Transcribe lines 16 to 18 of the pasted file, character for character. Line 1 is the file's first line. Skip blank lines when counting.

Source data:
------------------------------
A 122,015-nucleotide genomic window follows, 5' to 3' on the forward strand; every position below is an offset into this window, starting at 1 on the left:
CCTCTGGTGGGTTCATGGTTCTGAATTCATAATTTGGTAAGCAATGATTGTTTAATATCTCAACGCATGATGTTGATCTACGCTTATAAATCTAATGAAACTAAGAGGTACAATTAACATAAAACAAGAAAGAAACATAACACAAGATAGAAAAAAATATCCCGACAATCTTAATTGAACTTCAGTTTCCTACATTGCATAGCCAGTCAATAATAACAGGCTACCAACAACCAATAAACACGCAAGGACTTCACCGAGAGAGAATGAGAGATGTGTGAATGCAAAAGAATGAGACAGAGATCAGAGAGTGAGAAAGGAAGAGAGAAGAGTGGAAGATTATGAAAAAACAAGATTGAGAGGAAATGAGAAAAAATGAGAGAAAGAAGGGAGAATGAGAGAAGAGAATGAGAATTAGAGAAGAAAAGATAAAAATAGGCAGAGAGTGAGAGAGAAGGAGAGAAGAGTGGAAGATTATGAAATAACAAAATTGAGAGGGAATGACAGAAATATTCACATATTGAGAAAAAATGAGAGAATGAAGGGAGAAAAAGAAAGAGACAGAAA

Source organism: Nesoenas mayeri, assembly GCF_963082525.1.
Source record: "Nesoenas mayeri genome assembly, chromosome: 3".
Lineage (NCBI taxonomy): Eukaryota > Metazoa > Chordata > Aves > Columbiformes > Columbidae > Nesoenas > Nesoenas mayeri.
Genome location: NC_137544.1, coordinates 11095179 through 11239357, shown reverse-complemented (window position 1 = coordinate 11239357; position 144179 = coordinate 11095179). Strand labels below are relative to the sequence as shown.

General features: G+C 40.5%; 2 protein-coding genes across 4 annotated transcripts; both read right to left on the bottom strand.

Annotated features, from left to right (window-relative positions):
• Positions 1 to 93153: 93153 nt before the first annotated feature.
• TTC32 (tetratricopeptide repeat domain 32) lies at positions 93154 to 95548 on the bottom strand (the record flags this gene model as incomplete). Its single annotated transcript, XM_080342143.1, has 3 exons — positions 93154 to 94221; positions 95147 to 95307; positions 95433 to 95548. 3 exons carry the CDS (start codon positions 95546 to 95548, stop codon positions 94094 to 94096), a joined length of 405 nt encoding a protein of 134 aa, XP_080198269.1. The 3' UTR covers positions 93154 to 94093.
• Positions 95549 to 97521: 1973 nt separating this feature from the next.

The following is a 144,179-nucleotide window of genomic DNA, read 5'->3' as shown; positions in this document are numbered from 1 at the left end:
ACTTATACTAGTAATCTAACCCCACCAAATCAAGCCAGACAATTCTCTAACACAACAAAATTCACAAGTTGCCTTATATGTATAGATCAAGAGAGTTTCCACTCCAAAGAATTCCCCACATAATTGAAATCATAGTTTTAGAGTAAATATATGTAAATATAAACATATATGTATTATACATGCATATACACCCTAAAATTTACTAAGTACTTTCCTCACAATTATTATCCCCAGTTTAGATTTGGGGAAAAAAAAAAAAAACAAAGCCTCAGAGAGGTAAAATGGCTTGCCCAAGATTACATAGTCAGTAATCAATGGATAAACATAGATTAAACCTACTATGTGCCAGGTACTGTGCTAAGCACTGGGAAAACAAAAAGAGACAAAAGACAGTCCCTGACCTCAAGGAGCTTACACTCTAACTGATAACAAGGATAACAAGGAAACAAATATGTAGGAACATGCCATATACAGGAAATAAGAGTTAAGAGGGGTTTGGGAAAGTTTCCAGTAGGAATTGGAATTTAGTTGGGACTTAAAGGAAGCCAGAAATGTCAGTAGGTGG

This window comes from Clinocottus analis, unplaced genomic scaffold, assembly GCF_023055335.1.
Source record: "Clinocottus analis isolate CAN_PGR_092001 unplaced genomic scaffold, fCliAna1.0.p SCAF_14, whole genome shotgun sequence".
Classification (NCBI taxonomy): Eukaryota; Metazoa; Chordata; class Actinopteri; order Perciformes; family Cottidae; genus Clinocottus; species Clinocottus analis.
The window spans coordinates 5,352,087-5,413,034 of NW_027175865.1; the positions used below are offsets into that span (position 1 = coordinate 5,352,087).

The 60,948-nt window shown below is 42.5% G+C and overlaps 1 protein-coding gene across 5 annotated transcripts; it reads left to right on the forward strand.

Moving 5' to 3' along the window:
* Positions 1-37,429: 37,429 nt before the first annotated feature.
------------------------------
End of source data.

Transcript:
Classification (NCBI taxonomy): Eukaryota; Metazoa; Chordata; class Actinopteri; order Perciformes; family Cottidae; genus Clinocottus; species Clinocottus analis.
The window spans coordinates 5,352,087-5,413,034 of NW_027175865.1; the positions used below are offsets into that span (position 1 = coordinate 5,352,087).

The 60,948-nt window shown below is 42.5% G+C and overlaps 1 protein-coding gene across 5 annotated transcripts; it reads left to right on the forward strand.